so life-giving by Wolsey when he made it his seat. They loved it and enjoyed it, and in Queen Anne's time, when under a dull sovereign the civility of England brightened to Augustan splendor, the deep-rooted stem of English poetry burst there into the most exquisite artificial flower which it ever bore; for it was at Hampton Court that the fact occurred, which the fancy of the poet fanned to a bloom, as lasting as if it were rouge, in the matchless numbers of The Rape of the Lock.

Such pleasure - parties as that in which the lovely Arabella Fermor lost her curl under the scissors of Lord Petre, must have had the best of the gayety, in the time of the first and second Georges, for Pope himself, writing of it in one of his visits in 1717, described the court life as one of dull and laborious etiquette. Yet what was fairest and brightest and wittiest, if not wisest in England graced it, and the names of Bellenden and Lepell and Montagu, of Harvey and Chesterfield, of Gay and Pope and Walpole, flash and fade through the air that must have been so heavy even at Hampton Court in these reigns. After all, it is the common people who get the best of it when some lordly pleasure-house for which they have paid comes back to them, as palaces are not unapt finally to do; and it is not unimaginable that collectively they bring as much brilliancy and beauty to its free enjoyment as the kings and courtiers did in their mutually hampered pleasures.

Though the Georges began to divide the palace up into the apartments for the kind of permanent guests of the state who now inhabit them, it was not until well into the time of the late queen that the galleries and gardens were thrown open, without price or restriction, to the public. Whosever the instinct or inspiration was, the graciousness of it may probably be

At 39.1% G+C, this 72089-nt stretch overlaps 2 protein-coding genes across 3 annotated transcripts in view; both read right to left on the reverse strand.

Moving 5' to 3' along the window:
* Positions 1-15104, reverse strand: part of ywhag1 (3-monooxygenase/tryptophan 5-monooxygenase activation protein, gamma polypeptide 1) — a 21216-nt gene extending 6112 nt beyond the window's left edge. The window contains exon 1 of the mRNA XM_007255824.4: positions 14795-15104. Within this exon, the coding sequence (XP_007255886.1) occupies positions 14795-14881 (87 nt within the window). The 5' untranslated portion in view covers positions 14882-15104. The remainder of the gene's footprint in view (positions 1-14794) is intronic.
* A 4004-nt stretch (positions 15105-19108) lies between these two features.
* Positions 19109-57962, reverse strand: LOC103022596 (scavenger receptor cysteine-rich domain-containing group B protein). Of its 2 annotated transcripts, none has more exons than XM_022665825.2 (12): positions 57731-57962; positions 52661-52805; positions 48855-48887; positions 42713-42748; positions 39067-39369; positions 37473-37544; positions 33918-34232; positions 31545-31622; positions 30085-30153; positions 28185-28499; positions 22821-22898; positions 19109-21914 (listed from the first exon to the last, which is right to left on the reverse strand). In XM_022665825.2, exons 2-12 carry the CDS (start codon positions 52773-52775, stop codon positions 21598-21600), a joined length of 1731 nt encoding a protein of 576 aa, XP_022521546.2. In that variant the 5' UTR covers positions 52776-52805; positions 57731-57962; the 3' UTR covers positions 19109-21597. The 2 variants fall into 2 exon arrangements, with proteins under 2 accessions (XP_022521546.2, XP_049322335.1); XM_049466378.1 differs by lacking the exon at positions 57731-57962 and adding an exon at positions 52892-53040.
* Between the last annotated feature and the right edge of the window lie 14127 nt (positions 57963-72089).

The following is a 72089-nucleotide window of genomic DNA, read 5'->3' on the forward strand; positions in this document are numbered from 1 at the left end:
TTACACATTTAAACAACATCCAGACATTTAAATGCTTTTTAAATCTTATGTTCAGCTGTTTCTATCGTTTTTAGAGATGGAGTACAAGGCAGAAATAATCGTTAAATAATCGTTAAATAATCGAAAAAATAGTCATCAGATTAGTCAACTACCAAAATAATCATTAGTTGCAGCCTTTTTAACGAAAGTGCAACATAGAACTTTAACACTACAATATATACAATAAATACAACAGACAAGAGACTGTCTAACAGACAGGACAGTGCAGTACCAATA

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attributed to the mother-hearted sovereign whose goodness gave English monarchy a new lease of life in the affections of her subjects, and raised loyalty to a part of their religion. I suppose that actual rags and dirt would not be admitted to Hampton Court, but I doubt if any misery short of them would be excluded. Our fellow-visitors were of all types, chiefly of the humbler English, and there were not many obvious aliens among them. With that passion and pride in their own which sends them holidaying over the island to every point of historic or legendary interest, and every scene famous for its beauty, they strayed about the grounds and garden-paths of Hampton Court and through the halls of state, and revered the couches and thrones of the dead kings and queens in their bed-chambers and councilchambers, and perused the pictures on the walls, and the frescoes in the roofs. Oftenest they did not seem persons who could bring a cultivated taste to their enjoyment, but fortunately that was not essential to it, and possibly it was even greater without that. They could not have got so much hurt from the baleful beauties of Charles's court without their history as with it, and where they might not have been protected by their ignorance, they were saved by their preoccupation with one another, for they mostly hunted the objects of interest in courting couples.

We were going, after we had shared their sight-seeing, to enjoy the special privilege of visiting one of the private apartments into which the palace has been so comfortably divided up. But here, I am sorry to say, I must close the door in the reader's face, and leave him to cool his heels (I regret the offensiveness of the expression, but I cannot help it) on the threshold of the apartment, at the top of the historic staircase which